With May upon us, we focus at BCS on our next habit of empathy from Michelle Borba’s book Unselfie: Why Empathetic Kids Success in Our All-About-Me World. This month’s focus is that empathetic people Stick their Necks Out. In her book, Borba says that empathetic people have the “moral courage” to stick their necks out and become “active bystanders, better known as “upstanders”. Bystanders stand by and passively observe or witness any acts of unkindness to others. We need to teach our students, even ourselves, strategies to stand up actively. In her book, Borba shares some strategies to positively S.T.A.N.D. U.P.:
- S – seek support
- T – tell a trusted adult
- A – assist the victim
- N – negate with positivity
- D – detour
- U – use a distraction
- P – pause and rethink
In helping students nurture this habit of sticking their necks out, we need to explicitly teach what each of these strategies look like and sound like. For many middle school and high school students telling an adult is taboo. We have to help students realized they have a moral obligation to help create a safe environment for each of us who have the privilege to be part of the community in which we find ourselves. Telling a trusted adult is not “ratting out” a classmate; rather, it is getting help to further support the safety and well-being of those in our community. If a student just won’t report, there are still other strategies to demonstrate this moral courage. A student can be an upstander with another strategy such as assisting the victim, detouring or simply using a distraction. These do not require reporting; the taboo for many older students.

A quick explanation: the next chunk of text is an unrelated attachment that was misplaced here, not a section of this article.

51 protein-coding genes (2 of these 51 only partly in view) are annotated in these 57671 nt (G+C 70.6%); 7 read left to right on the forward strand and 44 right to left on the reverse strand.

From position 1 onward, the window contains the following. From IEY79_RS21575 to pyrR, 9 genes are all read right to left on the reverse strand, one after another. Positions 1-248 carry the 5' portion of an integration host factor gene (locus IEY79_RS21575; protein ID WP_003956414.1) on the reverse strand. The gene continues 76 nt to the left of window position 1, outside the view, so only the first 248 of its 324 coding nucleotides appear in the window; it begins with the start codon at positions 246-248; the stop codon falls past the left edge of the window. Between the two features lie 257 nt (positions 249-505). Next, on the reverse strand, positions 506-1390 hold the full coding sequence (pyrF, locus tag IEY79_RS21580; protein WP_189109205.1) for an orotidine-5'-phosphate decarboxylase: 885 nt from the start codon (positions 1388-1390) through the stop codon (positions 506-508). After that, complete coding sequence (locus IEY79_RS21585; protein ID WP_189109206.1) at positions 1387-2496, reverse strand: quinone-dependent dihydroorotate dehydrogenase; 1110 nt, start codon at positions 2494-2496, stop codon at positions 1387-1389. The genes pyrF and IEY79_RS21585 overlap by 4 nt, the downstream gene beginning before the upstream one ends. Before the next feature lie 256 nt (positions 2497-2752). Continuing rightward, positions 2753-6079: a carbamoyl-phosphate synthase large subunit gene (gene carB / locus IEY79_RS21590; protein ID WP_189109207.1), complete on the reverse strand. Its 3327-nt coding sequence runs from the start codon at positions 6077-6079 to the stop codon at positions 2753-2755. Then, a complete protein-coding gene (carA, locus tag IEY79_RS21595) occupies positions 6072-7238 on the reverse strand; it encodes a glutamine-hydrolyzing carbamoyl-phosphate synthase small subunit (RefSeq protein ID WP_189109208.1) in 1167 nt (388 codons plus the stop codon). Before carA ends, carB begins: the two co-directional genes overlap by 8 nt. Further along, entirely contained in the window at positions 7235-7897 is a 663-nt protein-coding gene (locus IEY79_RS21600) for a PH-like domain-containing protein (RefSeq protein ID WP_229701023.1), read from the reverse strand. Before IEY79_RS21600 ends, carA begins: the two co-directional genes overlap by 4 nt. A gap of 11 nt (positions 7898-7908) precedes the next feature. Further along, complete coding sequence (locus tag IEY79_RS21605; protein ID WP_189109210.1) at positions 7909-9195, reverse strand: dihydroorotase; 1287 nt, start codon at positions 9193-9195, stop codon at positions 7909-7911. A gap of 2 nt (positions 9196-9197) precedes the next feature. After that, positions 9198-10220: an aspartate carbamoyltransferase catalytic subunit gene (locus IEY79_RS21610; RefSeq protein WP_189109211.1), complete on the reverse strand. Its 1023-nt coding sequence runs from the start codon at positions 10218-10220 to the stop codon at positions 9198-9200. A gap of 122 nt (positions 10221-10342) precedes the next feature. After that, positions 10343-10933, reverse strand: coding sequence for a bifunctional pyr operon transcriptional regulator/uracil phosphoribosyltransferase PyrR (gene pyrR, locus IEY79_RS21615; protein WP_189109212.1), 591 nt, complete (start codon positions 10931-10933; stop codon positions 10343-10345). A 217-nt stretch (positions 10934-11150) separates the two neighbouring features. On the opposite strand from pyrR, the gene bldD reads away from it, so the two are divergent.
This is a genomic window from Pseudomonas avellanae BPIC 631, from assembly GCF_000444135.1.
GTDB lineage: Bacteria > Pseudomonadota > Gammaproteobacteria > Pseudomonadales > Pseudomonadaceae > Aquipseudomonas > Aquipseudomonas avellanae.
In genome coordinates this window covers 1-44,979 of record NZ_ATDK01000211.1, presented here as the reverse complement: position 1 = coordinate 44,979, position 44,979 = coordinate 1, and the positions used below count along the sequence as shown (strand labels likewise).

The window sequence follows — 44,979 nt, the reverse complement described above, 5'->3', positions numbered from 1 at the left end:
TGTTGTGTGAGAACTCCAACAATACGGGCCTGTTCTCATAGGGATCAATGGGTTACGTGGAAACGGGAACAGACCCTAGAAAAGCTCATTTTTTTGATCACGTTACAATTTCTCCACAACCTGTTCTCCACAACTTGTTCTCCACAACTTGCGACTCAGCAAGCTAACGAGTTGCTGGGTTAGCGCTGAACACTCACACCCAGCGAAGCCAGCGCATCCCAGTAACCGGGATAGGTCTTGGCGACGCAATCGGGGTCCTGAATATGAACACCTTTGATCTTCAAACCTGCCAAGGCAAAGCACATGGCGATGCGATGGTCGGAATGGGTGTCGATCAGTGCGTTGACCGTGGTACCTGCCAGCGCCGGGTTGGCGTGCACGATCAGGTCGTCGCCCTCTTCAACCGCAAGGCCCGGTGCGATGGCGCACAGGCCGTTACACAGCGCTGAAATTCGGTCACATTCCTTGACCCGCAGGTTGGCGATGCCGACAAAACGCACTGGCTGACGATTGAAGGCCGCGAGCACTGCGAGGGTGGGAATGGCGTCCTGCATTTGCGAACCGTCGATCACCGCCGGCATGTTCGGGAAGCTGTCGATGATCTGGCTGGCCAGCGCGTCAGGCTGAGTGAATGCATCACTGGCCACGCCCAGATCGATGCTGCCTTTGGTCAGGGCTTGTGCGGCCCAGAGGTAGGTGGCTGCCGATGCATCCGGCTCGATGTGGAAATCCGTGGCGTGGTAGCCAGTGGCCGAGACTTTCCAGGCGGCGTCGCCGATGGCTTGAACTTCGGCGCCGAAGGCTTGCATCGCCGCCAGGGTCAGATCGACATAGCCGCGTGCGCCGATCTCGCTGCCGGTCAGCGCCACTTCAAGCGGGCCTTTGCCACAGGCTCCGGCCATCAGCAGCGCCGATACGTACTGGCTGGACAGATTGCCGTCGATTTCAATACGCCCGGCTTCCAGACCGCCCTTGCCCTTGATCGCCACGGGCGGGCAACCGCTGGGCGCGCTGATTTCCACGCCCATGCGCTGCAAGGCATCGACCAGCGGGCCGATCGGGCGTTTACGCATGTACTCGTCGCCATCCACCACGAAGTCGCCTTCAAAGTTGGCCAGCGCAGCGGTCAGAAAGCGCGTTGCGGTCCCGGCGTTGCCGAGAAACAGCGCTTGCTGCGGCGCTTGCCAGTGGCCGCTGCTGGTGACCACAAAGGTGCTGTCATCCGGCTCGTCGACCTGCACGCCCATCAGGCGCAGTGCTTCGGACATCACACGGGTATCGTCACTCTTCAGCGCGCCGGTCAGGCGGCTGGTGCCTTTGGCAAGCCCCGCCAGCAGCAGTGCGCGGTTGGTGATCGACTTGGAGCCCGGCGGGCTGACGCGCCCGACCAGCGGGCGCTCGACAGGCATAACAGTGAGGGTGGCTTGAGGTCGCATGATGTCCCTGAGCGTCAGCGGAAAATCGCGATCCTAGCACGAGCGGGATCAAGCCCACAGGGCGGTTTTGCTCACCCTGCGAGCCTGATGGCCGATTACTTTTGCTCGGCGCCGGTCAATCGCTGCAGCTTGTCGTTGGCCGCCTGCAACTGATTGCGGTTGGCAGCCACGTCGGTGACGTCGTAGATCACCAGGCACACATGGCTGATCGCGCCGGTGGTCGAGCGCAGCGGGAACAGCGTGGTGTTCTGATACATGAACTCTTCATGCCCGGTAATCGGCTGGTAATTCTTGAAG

So what happens when we become upstanders? Here are the research-based outcomes. Upstanding…
- reduces the audience that a bully craves
- mobilizes the compassion of witnesses to step in and stop the bullying
- supports the victim and reduces the trauma
- is a positive influence in curbing a bullying episode
- encourages other students to support a school climate of caring
- encourages reporting a bullying incident since 85 percent of time bullying occurs an adult is not present. Students are usually the witnesses.
In short, “When bystanders intervene correctly, studies find they can cut bullying more than half the time and within 10 seconds (Pepler and Craig, 2005).
If that is not enough to demonstrate the benefits. “Sticking your neck out and nurturing this habit, as Borba contends, helps our students find their “inner hero.” What can we do to help nurture the inner hero of our children?
- Expect social responsibility
- Set the example: model it.
- Offer Heros: Harrry Potter, Huck Finn, Nelson Mandella, Little Engine that could.
- Stop Rescuing : We do not build confidence when we rescue.
- Try small scale courage.
Above all, always encourage, and help children live the mantra of Muhatma Ghandi, “be the change you want to see in the world.”
Be the Change – It is done everyday, let’s just make it larger scale! Show this below video to your students and children to help them find their inner hero. “Kindness begins with you!”